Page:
OceanSide church of Christ
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POSTMODERN THINKING (6)
Victor M. Eskew
In this series of articles, we have been examining the pillars of postmodern thought. We have looked at four pillars thus far: pluralism, relativism, tolerance, and secularism. In this concluding article, we will analyze the last foundational element of this thinking process that has invaded the United States. The last pillar is pragmatism.
Pragmatism is the idea that truth is to be tested by the practical consequences of belief. If something works, that is, has a positive outcome, then it is truth. If something does not work, then it is not considered to be the truth. Notice, everything is centered upon outcomes when one is pragmatic. The pragmatic individual is not so much concerned with the process as he is about the outcome of the process. If it works, it is right.
In the 2012 Presidential campaign, a well-known Senator went to the floor of the Senate and accused Mitt Romney of not having paid his income taxes for the past ten years. The statement was completely false. When the Senator was asked about his claim, his reply was: “Romney didn’t win, did he?” The Senator’s end was to keep Romney from being elected. Any means whereby that could be accomplished was acceptable to the Senator. His lies are an example of pragmatism. Sadly, in the political arena both Republicans and Democrats have accepted pragmatism as the means to keep their political positions and political power.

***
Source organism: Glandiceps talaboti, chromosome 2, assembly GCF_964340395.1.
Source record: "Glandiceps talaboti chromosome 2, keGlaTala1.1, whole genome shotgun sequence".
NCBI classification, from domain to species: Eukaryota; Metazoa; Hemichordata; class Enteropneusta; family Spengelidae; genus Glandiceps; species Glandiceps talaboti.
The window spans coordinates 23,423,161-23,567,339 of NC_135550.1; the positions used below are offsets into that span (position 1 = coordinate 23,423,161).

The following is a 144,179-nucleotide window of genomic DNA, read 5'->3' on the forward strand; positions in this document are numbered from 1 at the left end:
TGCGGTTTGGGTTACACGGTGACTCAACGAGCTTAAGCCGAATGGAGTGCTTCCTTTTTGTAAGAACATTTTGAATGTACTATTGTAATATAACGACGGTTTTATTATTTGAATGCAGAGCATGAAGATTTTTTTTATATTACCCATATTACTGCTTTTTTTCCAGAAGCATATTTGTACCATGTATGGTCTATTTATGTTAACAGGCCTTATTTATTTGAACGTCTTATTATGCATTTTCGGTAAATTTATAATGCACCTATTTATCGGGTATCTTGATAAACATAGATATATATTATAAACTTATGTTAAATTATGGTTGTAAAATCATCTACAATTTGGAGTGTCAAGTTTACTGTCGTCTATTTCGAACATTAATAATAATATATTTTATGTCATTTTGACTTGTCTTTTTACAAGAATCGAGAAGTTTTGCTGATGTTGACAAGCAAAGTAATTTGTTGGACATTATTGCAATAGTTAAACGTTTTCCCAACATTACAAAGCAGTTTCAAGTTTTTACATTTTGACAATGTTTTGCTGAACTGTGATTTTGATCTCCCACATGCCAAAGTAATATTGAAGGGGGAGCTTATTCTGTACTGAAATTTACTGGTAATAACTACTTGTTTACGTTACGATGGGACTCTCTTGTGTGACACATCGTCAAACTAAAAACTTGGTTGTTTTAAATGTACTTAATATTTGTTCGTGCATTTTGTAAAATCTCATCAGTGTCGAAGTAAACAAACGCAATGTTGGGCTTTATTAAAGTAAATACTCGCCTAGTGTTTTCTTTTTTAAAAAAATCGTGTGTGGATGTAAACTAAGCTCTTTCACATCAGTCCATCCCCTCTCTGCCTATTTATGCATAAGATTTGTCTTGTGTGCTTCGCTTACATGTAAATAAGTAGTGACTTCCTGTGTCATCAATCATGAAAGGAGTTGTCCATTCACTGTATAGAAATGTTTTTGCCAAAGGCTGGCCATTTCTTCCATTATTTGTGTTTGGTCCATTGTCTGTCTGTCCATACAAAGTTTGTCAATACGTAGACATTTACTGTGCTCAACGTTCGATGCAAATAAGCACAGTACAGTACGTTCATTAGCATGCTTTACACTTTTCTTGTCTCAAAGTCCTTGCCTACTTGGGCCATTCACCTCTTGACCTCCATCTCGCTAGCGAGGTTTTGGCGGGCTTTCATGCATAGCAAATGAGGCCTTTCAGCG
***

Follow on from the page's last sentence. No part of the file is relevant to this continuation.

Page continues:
Pragmatism has invaded the precious church of our Lord. Individuals have seen numerous problems facing the body of Christ: declining numbers, loss of interest in worship, the loss of our young people, the lack of involvement in the local congregation, etc. To correct many of these problems, the leaders in the church have embraced pragmatism. They will use whatever means necessary in order to solve the problems of the local congregation.
Lack of attendance at the worship services is a huge challenge for many churches. The “traditional” service is said to be boring, irrelevant, and out-of-touch for many people, especially our youth. Church leaders, therefore, have embraced many pragmatic ideas to draw people to the worship services.
1. Hold a contemporary service
2. Use instrumental music in worship
3. Advertise to the public to just “come as you are”
4. Have dramas and skits instead of sermons
5. Have shorter sermons, 12 to 15 minutes
6. Decorate the stage with expensive backdrops
7. Invite speakers from all walks of life to speak
8. Give-aways to those who attend
9. Refusal to teach anything negative
10. Use woman, as well as men, in leadership roles
11. Build large recreational facilities
12. Serve coffee and donuts before and during the services
13. Separate different age groups into age-appropriate worship services
14. Hold elaborate services on special days of the year
15. Use of all kinds of modern technology: lights, video, sound, music, special effects